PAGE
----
on 28 January 2000
This is the best history of the net (odd idea, I know) that I have seen. More than others, it places the events in a context that helps one understand why innovation happened. This book is important not only for looking backwards, but also for understanding what we must do to keep the net as it is.
on 29 September 1999
To Naughton the Internet is "one of the most remarkable things human beings have ever made. It is, he says, potentially more importan than even print and television in transforming the communications envirionment in which we live. Up to 150 million people already use the Net and the number is growing rapidly. Most of those who use it know how to hit the keys to send an e-mail or to surf the Web, but we have no idea how it works or how it came about. Naughton brings to life, in a highly readable form, the history of the Net. He tells of the fortuitous chances and the genius of selfless people that created it. He rejoices that it is a means of expression that anyone can use and no one can censor.
on 28 September 1999
Finally we have a book which persuades us that the Net is more than a global network of computer networks -- because it involves also many, many people, in different places, at different times. A Brief History of the Future is much more than a history of the internet, but rather an ethnography of the dreamers and visionaries, as Naughton calls them, who made it happen. Naughton writes not only with the sensibility of an anthropologist, but the passion of a participant-observer -- a "native ethnographer" in the parlance of the discipline. While reading it, I was reminded of another book, Making PCR (Chicago University Press, 1996) by the American cultural anthropologist Paul Rabinow on a technological breakthrough which changed biotechnology forever. Of course, these authors treat their own subject matter in significantly different style -- particularly because Rabinow's laboratory ethnography itself does not read like other traditional ethnographies at all. But both Naughton and Rabinow share the same commitment to rectify the disciplinary prejudice of history of science (of under-estimating the essential element of arbitrariness of how history is a "resultant" of forces including, but not exclusive to, human actions and impulses) or sociology of science (of over-interpreting the "social", or extra-individual, influences on scientific and technological changes), by foregrounding the people, real persons with first, middle, and last names, their interaction among themselves, and with the "things" they produce or work with. Both try to dispel the myths about either *the* father of the Net or *the* inventor of PCR. Both are concerned with how collective human creativity shapes the present and leads to the future. Both voice out unambiguously their uneasiness with how the milieu (the intellectual climate, the ethos, and the institutions) of doing productive, co-operative, and "good" scientific and technological research has been changed (perhaps irreversibly) by the very progress of science and technology and its effects on the society.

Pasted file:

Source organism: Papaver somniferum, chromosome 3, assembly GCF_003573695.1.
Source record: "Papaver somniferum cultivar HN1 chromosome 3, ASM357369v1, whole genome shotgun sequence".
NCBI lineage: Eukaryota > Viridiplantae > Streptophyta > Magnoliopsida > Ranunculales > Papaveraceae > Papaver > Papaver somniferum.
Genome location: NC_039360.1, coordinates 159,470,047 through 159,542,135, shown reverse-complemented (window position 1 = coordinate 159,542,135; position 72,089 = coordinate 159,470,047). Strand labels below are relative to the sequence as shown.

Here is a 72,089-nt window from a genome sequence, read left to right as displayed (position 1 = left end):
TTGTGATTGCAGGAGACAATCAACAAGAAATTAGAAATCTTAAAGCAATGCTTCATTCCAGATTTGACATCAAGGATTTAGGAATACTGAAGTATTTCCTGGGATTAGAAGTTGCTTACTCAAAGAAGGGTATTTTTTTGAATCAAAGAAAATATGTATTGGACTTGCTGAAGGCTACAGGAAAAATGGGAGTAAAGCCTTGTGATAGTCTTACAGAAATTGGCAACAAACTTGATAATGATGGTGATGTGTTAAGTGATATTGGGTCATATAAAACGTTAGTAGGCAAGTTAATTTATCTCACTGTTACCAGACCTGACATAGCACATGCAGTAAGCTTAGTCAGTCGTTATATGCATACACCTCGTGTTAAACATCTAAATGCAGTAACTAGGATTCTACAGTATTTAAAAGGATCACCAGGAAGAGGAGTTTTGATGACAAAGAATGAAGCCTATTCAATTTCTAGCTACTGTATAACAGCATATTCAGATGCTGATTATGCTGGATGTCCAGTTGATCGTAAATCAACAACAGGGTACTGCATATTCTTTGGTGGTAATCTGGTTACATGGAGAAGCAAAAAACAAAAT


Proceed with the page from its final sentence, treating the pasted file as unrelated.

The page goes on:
Whether or not Naughton has offered us an exhaustive, "complete" history of the Net is besides the point. His book is definitely superior to many similar, previous attempts by journalists or science writers, not only because of his professional authority and skilful mastery of explaining technical matters in layman's terms, but also because, thank God, his is a book which has a beginning, a middle, and above all, an end! Unlike the serial exhibition of egos so common in the high journalistic genre of "profiles" of the key players of a technological innovation, which pretends to tell a "story" which comes from nowhere and goes nowhere, there is a sense of fulfilment, or even "completion", when you finish Naughton's book, because it affords its reader a sense of orientation to, or a touch of confidence in (if not optimism of) the endless human endeavour of living, working, and communicating with each others, with the help and participation of the artefacts, machines, or even new "virtual" realities they create precisely for these purposes.
on 28 April 2002
This could have been a wonderful book. The author obviously knows his stuff and who has a passion for the internet. Sadly he has chosen to devote hundreds of pages to the tedious details of which university lab did what, whose computers connected to where, and how many lines of code exist in some browser or other.
Starting with a warming account of his childhood experience of the wireless, John Naughton could have gone on to tell us how this led him on to the net and what it's doing for society, or even just for himself. He denies us access to any thoughts he might have on the future. He analyses in great detail the technicalites and politics, but (admittedly not for want of trying) does not suceed in relating it to our lives.
A sadly dull waste of an opportunity: all the disadvantages of an academic study, with none of the advantages of a personal account by an entusiast.